Detailed Diagnostics Revealing that Slow Node.js Processing is the Reason for Transaction Slowness

Let us consider the example of a Node.js application, where the following transactions are slow.

Figure 1 : Detailed diagnosis of the Slow transactions percentage measure

Let us focus on the first transaction in the slow transactions list of Figure 1. To zoom into the transaction, click on it. Figure 2 will then appear revealing the cross-application flow of that transaction.

Figure 2 : The cross-application flow of the slow transaction

This flow diagram clearly reveals the following:

  • The Node.js application and backends through which the transaction travelled;
  • The time for which the transaction request was processed at the BTM-enabled Node.js application If multiple Node.js applications are in the transaction path, then, note that this time will not be computed for Node.js applications that are in the transaction path, but are not BTM-enabled and those that are BTM-enabled but are not managed by eG Enterprise;
  • The exit calls made by each BTM-enabled node to another node as part of the transaction's journey, the time consumed by each exit call, and the number of times each type of call was made; the following exit calls are supported by eG Node.js BTM:

    • Database Query
    • HTTP
    • Messaging calls via RabbitMQ AQMP protocol


  • If a profiled node appears 'grayed out' in the cross-application transaction flow, it denotes that profiler could not collect detailed diagnostics for that node. The reasons for this could be either or both of the following:

    • Transaction responsiveness on the 'grayed out' node was either healthy or was only slightly slow, and hence, did not appear in the list of Top-N slow transactions.
    • Slow data transmission from eG agent to manager;
  • If a Node.js application makes a call to a messaging server, then. in the transaction topology, that messaging server will be identified by the URL of the exact queue/topic that is managing the request. If a Node.js application makes a SQL query call to a database server, then the details displayed for that database server in the transaction topology depends upon whether/not that database server is managed by eG Enterprise. If the database server is not managed by eG Enterprise, then such a database server will be represented in the topology using the server type (whether Oracle, Microsoft SQL etc.) and the name of the database that was accessed by the SQL query. To know the IP and port number of the unmanaged database server, you can drill-down from the Database queries call in the topology. On the other hand, if the database server in question is being monitored by eG Enterprise, then such a server will be represented in the topology using the server type, nick name, port number, and the database name. Additionally, the SID will be displayed in case of an Oracle database server, and the instance name will be displayed in case of an instance-based Microsoft SQL server.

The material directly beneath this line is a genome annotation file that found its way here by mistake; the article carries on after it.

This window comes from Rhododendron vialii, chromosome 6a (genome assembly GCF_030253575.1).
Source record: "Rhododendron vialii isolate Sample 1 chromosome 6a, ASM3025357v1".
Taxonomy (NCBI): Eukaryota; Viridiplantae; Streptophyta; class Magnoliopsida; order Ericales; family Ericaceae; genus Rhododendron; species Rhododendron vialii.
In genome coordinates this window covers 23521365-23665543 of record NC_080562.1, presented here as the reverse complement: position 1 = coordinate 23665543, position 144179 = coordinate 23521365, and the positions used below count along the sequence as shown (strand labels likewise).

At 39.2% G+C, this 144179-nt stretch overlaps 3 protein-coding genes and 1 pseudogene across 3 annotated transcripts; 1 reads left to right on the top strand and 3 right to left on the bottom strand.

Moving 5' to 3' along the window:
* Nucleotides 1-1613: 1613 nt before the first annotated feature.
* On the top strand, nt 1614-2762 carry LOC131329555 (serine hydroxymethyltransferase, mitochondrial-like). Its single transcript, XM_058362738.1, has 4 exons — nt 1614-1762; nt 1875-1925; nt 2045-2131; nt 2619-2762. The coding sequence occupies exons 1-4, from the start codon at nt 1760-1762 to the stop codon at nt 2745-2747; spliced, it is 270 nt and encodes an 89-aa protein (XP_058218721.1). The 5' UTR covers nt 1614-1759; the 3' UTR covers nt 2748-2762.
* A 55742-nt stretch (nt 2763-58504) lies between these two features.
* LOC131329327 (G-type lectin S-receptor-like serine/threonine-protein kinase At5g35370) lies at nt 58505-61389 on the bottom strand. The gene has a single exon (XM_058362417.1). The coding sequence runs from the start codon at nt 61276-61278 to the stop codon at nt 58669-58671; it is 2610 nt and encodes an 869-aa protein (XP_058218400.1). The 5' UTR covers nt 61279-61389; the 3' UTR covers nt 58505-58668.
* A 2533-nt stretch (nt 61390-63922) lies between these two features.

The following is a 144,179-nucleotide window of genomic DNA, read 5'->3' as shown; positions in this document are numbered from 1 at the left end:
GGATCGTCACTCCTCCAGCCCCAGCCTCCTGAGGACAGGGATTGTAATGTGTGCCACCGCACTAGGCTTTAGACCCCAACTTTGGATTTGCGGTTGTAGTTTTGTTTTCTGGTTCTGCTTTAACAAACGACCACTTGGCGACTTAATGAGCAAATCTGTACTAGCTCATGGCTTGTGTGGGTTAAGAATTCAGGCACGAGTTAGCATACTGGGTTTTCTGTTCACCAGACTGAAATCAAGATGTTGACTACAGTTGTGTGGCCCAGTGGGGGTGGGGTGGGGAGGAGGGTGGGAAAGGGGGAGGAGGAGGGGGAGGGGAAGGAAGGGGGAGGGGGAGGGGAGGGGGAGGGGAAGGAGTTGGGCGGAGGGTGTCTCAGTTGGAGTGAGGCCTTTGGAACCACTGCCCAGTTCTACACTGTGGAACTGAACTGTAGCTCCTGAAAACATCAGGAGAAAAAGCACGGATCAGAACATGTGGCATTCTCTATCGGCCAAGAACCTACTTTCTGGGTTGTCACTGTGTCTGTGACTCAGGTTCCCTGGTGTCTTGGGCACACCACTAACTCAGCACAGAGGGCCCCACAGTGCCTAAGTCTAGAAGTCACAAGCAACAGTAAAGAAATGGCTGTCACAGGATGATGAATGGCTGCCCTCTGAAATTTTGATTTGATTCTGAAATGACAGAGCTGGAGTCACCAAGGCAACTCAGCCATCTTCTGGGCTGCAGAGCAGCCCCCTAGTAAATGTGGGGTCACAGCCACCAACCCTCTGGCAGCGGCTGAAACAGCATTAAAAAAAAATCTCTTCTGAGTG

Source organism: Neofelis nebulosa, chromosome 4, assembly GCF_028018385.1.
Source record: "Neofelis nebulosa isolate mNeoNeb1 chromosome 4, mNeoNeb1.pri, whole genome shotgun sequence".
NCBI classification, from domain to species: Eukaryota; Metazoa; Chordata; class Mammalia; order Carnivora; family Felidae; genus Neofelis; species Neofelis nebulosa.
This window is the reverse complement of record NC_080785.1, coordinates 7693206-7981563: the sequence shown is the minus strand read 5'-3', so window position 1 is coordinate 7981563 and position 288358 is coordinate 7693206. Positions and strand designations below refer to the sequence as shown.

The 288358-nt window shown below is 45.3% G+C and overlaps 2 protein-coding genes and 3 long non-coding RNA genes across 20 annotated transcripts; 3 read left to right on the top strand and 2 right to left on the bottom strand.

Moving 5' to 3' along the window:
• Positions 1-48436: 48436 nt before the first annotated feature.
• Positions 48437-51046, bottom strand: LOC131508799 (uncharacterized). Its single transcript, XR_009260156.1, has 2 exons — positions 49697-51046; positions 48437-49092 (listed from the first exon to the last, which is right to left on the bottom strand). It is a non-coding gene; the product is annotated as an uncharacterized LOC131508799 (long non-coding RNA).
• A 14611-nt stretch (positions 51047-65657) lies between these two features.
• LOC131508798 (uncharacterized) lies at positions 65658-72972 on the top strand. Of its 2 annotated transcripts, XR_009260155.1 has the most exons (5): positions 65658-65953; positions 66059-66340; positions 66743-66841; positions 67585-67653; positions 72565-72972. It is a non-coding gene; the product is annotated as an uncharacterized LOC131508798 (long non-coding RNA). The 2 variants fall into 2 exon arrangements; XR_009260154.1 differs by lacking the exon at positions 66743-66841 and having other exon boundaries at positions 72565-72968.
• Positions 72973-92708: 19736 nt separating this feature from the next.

• Sometimes, empty nodes – i.e., nodes without any details – will be visible in the cross-application transaction flow topology. Likewise, the time spent on certain external calls may also not be displayed in the topology. This is owing to inconsistencies in the collection of detailed diagnostics.

Using conventional color codes and intuitive icons, the transaction flow chart precisely pinpoints where the transaction slowed down. In the case of above, from the color-coding it is clear that the problem is with the Application Transactions layer of the Node.js application, best-bags-application:3000. To zoom into the problem, click on that Node.js application in the transaction topology. will then appear providing a detailed Execution Analysis of the Node.js methods called by best-bags-application:3000.

Figure 3 : The call graph of the Node.js transaction

As part of this analysis, a pie chart is presented that quickly reveals the percentage of time best-bags-application:3000 in our example spent processing the Node.js application code and making external HTTP/Database/Messaging calls. The table below the pie chart in Figure 3 lists the exact methods that performed Node.js processing or made the remote calls. A quick look at this table reveals that the Node.js method, GET/products/briefcases invoked a series of child methods and external calls, which together took over 6086 milliseconds to execute.

This way, eG Node.js BTM enables you to diagnose the root-cause of slowness in your Node.js calls using just a few mouse clicks!